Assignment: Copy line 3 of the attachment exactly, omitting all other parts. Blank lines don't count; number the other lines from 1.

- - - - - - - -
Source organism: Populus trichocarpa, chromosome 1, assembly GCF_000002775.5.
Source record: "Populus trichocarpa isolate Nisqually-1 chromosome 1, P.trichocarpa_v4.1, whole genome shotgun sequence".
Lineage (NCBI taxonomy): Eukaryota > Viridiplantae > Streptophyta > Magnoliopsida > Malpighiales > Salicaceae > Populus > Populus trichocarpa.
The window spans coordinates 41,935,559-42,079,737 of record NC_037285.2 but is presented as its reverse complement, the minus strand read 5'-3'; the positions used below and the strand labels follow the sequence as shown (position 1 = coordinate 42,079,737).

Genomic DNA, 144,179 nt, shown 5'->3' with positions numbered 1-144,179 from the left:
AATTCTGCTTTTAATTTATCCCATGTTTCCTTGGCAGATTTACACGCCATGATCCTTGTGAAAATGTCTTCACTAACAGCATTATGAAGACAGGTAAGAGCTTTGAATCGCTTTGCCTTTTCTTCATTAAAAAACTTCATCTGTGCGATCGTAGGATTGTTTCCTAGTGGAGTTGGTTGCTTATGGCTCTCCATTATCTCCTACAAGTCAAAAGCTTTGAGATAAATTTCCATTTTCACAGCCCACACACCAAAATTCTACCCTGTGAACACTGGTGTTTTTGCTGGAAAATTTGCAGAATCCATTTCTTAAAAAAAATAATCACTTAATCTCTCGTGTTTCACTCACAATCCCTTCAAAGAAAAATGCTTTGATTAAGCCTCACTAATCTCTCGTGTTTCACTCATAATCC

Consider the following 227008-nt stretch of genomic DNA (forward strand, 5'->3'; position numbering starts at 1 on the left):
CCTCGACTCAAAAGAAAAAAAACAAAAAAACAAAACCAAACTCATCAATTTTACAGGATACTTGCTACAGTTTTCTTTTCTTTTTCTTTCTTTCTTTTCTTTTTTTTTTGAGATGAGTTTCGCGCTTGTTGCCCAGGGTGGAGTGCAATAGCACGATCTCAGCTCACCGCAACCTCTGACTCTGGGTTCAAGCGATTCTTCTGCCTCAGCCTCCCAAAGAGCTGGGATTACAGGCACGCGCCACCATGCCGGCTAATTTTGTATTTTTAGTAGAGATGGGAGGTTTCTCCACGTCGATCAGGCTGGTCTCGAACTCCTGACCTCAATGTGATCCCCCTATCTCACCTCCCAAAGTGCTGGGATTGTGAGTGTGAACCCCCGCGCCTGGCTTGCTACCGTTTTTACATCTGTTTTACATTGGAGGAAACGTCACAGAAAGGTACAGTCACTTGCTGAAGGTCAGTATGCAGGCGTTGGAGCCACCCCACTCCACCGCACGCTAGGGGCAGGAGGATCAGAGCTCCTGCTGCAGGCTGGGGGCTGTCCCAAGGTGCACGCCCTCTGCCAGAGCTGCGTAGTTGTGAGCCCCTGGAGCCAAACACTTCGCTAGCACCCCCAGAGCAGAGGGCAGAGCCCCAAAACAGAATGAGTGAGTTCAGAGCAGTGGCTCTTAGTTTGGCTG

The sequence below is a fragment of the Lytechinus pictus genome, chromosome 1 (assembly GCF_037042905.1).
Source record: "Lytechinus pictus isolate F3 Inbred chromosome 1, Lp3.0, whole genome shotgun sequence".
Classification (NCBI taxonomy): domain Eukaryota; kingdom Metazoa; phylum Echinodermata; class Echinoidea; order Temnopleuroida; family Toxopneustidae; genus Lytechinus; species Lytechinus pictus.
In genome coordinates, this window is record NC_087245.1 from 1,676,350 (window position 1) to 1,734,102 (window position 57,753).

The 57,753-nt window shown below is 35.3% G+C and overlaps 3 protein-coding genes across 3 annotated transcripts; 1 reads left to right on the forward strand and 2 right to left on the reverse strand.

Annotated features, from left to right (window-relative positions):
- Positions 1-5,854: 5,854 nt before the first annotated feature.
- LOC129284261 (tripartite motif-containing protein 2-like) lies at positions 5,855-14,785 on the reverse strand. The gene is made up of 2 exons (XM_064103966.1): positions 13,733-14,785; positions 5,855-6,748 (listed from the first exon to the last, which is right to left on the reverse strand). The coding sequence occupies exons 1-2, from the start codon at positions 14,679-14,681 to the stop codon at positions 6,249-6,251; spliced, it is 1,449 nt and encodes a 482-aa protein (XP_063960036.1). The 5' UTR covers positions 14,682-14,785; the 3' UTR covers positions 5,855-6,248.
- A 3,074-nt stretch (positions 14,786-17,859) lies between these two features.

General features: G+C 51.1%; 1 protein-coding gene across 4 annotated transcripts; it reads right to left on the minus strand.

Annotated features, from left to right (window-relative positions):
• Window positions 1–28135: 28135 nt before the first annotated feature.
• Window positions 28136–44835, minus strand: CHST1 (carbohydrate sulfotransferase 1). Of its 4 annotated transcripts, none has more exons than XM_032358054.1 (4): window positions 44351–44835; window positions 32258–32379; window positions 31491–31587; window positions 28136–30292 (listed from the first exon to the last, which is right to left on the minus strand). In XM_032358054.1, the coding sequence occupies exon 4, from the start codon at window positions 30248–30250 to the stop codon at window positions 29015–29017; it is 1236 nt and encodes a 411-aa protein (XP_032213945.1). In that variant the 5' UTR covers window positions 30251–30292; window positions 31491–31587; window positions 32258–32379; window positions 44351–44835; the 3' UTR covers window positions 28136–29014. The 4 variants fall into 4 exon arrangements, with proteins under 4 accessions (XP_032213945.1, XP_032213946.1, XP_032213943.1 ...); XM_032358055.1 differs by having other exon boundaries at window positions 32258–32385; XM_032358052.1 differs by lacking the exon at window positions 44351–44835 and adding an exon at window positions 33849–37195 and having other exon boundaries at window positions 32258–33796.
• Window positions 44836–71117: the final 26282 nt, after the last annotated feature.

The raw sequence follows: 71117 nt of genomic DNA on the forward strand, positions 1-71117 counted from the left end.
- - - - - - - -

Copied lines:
Lineage (NCBI taxonomy): Eukaryota > Viridiplantae > Streptophyta > Magnoliopsida > Malpighiales > Salicaceae > Populus > Populus trichocarpa.